Once you have searched for language service providers you will need to apply to join them. You can do this by responding to adverts on LinkedIn and Facebook, and elsewhere on the Internet. If you search for ‘interpreting jobs,’ you may find opportunities on job boards. Of course, you can also apply to a language service provider directly. Usually if they have an Internet presence there will be an online application process. If not, there are usually instructions about how to apply. Alternatively, you could email them directly with a copy of your CV and relevant qualifications and ask to apply that way. If an LSP is particularly busy, you may not hear back straight away from any online or email application, so it can be quicker to phone them up directly, find out if they have requirements for interpreters in your language and start the application process.
One question interpreters often ask is how many LSPs they should apply to. If you are a freelance interpreter, there is no limit to the number of LSPs you can apply to. Normally, they would not have exclusivity terms in their contract. For example, one LSP would not stop you working for another if you are registered with them, unless you were on a full-time contract (but these types of contracts are rare for interpreters).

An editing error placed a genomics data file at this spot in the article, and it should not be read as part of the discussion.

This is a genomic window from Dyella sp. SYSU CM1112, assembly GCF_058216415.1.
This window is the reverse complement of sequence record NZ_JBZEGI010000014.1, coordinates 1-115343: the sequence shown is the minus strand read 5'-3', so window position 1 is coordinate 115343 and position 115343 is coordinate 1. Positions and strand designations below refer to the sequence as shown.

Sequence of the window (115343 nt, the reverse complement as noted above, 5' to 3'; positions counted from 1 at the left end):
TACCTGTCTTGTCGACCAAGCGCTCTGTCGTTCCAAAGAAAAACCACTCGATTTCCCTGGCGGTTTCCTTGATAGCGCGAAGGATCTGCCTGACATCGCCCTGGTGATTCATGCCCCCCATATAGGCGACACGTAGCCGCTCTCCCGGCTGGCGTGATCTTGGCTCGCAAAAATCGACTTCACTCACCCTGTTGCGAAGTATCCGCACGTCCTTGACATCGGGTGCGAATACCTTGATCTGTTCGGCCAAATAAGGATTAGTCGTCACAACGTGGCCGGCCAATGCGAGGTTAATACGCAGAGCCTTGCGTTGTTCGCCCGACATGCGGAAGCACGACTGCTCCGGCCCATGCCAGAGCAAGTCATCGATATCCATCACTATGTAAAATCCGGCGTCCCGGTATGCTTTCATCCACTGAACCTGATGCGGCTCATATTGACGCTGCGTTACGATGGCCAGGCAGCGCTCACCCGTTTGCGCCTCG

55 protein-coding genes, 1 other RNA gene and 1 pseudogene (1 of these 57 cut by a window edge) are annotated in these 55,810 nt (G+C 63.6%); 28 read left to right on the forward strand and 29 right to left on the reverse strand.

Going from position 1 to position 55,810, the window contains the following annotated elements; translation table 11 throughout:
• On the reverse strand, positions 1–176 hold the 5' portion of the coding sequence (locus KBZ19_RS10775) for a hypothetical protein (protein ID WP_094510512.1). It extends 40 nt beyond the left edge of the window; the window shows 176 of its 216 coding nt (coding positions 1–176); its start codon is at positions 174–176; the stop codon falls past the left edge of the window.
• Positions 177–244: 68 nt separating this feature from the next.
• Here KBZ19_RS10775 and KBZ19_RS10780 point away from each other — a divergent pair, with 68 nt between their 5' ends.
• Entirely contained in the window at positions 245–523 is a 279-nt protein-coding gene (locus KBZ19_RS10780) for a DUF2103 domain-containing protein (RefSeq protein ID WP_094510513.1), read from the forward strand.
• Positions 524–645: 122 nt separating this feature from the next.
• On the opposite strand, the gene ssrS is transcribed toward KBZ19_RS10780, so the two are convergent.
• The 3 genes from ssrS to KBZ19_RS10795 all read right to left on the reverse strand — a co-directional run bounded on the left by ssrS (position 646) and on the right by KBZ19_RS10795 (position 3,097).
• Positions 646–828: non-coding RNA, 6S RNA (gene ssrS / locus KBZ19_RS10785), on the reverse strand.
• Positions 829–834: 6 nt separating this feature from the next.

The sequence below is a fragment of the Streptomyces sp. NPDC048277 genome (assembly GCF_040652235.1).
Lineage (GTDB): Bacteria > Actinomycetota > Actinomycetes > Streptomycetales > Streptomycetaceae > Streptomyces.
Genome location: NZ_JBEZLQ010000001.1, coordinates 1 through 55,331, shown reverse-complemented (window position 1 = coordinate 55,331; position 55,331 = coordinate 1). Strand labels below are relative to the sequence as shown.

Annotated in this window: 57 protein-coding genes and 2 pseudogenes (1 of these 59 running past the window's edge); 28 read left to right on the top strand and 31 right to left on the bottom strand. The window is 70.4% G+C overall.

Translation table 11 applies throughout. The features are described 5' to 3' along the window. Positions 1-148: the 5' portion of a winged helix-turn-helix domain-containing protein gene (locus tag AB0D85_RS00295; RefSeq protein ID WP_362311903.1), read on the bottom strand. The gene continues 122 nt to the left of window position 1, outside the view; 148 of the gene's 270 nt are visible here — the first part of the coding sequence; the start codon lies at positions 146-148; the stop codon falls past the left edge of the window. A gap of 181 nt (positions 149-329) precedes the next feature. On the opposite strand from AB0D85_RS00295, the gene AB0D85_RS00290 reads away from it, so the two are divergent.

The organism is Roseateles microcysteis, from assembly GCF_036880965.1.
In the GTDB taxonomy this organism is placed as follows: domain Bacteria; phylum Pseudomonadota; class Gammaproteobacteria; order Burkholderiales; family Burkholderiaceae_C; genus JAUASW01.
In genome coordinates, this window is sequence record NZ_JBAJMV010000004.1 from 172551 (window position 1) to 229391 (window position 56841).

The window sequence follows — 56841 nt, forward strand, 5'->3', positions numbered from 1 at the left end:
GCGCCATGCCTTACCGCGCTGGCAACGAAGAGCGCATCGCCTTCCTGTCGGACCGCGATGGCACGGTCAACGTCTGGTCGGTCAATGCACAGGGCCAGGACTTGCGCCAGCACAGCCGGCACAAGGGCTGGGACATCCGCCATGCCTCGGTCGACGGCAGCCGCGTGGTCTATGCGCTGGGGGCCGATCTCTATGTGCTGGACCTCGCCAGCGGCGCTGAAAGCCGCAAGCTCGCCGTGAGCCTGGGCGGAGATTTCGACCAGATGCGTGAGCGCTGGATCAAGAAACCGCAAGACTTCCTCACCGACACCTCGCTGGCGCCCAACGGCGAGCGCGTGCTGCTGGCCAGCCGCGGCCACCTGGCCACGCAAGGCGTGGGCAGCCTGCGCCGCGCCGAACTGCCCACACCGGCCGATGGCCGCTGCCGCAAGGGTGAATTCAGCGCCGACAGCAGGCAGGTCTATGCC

The best advice when you are starting out is to keep persevering. At first it may feel as if you are not getting anywhere, but if you persevere you will often find success, so the key is to keep going. Initially, I advise you to apply to ten or more language service providers, for two reasons:
The more language service providers you are registered with, the better your chances of finding work. Different language service providers hold contracts with different clients, which means they have differing requirements for languages.
The more LSPs you are registered with, the more chance you have of building up a positive reputation with those LSPs. Accepting the jobs (assignments), making sure that you do not let the LSP or client down, always being on time and not cancelling assignments can help to build up a positive reputation for yourself and lead to more opportunities. (If you find you have two or three language service providers that you get many assignments from, you enjoy working for them and they enjoy working with you, you may consider letting other LSPs know that you are not available for work at that time. This means you will not be constantly turning down assignments and risking a poor reputation).
When you register with an LSP, they will ask you for several things:
Qualifications: As in step 1, this will include interpreting qualifications such as Level 3 Certificate in Community Interpreting or Level 6 DPSI. It may also include other relevant qualifications. For example, a qualification in translation, or a qualification that has a language link in some way. It depends on the language service provider, the kind of contract they have and the requirements that their clients have.
Once you have registered, the LSP will start to include you on job offers, including the NHS, and you are on your way!